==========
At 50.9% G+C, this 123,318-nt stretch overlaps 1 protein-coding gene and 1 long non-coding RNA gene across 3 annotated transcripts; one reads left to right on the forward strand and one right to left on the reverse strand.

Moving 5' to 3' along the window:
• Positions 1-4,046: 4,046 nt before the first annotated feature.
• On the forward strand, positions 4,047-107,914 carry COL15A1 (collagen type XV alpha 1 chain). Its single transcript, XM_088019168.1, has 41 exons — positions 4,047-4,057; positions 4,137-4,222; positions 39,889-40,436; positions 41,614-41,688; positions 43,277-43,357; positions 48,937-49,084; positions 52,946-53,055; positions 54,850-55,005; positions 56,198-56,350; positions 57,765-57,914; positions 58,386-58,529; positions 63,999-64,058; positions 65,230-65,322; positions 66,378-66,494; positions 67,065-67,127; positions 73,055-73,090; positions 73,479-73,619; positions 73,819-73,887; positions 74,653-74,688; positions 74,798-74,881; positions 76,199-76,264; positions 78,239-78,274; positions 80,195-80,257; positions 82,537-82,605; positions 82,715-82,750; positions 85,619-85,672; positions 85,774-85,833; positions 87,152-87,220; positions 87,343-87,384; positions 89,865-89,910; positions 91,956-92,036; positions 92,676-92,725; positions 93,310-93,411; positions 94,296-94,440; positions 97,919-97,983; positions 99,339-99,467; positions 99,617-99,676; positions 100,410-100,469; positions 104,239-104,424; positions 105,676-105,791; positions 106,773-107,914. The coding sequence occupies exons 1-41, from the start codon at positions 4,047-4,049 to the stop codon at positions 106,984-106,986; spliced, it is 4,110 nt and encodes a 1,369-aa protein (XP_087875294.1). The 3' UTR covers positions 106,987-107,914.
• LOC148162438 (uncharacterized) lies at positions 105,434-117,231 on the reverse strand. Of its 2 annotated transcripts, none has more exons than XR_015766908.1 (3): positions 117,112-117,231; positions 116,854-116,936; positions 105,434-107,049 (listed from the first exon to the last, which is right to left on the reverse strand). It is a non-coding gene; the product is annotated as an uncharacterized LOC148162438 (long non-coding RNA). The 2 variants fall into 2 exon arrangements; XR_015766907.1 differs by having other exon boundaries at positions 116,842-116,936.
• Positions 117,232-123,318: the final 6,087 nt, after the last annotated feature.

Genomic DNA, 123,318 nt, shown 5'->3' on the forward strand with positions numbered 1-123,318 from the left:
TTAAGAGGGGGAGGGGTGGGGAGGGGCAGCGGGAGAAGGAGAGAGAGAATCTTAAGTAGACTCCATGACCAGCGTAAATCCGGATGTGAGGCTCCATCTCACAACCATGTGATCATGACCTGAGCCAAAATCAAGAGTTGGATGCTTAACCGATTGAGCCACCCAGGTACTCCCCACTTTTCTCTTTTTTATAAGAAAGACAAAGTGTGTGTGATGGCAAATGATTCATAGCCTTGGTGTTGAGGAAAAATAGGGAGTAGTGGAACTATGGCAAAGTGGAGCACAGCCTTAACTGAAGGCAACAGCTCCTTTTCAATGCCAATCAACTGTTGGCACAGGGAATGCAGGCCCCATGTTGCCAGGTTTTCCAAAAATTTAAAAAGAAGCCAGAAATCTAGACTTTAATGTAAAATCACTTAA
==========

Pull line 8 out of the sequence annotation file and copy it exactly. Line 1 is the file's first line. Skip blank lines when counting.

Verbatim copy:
TTAAGAGGGGGAGGGGTGGGGAGGGGCAGCGGGAGAAGGAGAGAGAGAATCTTAAGTAGACTCCATGACCAGCGTAAATCCGGATGTGAGGCTCCATCTCACAACCATGTGATCATGACCTGAGCCAAAATCAAGAGTTGGATGCTTAACCGATTGAGCCACCCAGGTACTCCCCACTTTTCTCTTTTTTATAAGAAAGACAAAGTGTGTGTGATGGCAAATGATTCATAGCCTTGGTGTTGAGGAAAAATAGGGAGTAGTGGAACTATGGCAAAGTGGAGCACAGCCTTAACTGAAGGCAACAGCTCCTTTTCAATGCCAATCAACTGTTGGCACAGGGAATGCAGGCCCCATGTTGCCAGGTTTTCCAAAAATTTAAAAAGAAGCCAGAAATCTAGACTTTAATGTAAAATCACTTAA